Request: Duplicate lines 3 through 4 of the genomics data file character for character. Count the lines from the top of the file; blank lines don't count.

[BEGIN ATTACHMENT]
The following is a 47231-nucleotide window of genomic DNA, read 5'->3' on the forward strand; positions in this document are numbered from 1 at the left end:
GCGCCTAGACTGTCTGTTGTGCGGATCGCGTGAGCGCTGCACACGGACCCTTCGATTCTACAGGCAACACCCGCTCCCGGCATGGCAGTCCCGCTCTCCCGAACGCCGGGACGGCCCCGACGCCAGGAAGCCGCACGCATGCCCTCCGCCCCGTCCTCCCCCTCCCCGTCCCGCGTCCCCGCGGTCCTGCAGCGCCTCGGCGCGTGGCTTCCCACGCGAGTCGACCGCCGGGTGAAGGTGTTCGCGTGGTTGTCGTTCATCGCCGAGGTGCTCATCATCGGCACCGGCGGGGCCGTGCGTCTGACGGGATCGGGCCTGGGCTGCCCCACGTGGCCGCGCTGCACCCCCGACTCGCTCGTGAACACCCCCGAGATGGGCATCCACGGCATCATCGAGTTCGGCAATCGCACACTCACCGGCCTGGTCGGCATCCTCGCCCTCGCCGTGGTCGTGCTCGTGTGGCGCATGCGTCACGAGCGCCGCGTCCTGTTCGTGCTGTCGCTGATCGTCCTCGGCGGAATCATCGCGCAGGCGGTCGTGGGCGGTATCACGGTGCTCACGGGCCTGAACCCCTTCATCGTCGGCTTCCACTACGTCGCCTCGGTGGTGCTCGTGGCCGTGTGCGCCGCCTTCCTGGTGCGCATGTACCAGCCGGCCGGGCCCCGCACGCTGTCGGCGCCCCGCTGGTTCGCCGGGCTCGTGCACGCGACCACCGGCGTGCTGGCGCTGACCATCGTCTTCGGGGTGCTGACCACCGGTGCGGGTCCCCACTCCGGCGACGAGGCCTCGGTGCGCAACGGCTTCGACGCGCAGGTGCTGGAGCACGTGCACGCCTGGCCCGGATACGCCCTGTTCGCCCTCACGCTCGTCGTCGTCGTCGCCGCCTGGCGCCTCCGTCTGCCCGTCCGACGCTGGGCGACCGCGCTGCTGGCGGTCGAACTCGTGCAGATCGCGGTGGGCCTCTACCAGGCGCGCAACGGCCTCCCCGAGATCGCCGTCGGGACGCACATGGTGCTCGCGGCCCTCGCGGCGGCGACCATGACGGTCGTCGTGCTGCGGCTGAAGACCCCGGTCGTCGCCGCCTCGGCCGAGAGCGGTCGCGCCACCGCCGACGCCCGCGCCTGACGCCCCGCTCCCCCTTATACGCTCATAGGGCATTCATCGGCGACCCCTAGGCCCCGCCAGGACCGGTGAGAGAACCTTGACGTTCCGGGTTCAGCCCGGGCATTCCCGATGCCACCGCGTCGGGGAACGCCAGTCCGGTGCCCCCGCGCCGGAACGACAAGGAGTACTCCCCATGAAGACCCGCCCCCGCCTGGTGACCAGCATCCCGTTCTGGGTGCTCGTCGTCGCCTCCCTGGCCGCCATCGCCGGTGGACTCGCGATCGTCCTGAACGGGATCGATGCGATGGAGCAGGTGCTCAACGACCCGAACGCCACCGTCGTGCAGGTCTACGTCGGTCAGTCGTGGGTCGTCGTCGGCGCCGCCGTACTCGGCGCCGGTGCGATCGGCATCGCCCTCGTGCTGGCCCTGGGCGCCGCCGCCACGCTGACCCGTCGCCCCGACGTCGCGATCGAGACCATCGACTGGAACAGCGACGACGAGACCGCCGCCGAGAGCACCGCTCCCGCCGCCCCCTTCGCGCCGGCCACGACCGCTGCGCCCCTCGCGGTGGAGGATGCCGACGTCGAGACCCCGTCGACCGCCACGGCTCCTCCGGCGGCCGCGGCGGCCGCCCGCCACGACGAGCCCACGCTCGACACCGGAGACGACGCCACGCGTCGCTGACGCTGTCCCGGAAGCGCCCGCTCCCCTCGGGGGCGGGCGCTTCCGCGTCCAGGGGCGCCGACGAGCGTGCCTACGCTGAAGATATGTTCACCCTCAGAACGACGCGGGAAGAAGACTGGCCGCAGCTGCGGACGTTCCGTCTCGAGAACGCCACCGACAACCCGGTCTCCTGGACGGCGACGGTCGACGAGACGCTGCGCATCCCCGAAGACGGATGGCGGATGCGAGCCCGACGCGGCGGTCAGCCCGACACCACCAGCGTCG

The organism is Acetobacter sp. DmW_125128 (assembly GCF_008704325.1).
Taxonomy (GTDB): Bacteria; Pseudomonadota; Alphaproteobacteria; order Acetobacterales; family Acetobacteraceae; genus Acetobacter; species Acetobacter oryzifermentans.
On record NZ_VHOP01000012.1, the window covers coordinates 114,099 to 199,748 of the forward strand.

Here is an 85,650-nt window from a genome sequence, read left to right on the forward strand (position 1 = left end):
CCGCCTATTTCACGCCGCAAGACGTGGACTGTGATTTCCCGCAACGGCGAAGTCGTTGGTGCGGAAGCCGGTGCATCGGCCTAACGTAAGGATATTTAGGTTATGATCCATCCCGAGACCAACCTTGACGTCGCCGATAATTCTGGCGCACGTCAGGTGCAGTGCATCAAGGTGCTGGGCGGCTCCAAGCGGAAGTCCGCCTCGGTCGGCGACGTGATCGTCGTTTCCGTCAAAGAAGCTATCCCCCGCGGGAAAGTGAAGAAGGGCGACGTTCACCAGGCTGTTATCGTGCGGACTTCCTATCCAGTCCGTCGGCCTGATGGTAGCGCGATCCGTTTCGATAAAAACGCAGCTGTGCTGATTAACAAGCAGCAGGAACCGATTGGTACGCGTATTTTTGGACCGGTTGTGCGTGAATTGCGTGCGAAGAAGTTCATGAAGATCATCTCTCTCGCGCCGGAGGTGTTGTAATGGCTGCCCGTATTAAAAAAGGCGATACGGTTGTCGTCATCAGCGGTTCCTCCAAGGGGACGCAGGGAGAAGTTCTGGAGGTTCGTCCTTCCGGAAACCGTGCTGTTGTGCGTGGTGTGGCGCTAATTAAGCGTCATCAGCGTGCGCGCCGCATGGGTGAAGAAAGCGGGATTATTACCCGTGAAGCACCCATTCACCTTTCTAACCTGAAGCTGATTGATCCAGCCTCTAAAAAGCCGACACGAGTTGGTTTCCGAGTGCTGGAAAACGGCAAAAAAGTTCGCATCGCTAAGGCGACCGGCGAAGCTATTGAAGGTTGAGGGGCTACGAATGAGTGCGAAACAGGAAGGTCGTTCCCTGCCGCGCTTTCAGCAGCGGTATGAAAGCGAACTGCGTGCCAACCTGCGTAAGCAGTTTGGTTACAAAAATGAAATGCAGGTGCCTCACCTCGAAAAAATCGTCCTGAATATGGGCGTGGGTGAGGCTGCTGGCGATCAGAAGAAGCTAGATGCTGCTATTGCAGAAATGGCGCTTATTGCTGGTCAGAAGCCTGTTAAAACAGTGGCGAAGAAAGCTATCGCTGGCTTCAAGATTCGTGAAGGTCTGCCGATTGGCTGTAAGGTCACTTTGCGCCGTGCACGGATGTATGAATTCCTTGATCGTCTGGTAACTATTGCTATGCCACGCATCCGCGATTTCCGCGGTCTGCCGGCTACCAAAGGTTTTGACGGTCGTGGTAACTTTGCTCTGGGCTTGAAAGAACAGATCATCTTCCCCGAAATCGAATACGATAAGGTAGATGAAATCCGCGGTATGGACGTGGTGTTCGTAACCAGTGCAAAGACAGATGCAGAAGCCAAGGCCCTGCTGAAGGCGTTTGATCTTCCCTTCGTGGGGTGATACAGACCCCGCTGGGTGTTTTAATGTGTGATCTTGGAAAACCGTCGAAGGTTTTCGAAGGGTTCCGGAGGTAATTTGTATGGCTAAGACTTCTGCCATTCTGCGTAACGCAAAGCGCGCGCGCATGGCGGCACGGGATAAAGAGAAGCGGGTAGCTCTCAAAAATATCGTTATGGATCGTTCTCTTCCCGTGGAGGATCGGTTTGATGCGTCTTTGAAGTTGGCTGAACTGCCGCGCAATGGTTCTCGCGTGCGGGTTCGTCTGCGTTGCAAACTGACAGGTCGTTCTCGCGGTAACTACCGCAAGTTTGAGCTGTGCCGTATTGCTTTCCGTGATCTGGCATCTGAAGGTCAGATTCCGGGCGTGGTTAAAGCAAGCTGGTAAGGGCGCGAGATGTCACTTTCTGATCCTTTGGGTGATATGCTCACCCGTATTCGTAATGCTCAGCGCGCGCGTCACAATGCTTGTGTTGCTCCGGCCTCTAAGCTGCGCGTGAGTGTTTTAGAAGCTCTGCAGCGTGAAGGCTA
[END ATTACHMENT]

The organism is Acetobacter sp. DmW_125128 (assembly GCF_008704325.1).
Taxonomy (GTDB): Bacteria; Pseudomonadota; Alphaproteobacteria; order Acetobacterales; family Acetobacteraceae; genus Acetobacter; species Acetobacter oryzifermentans.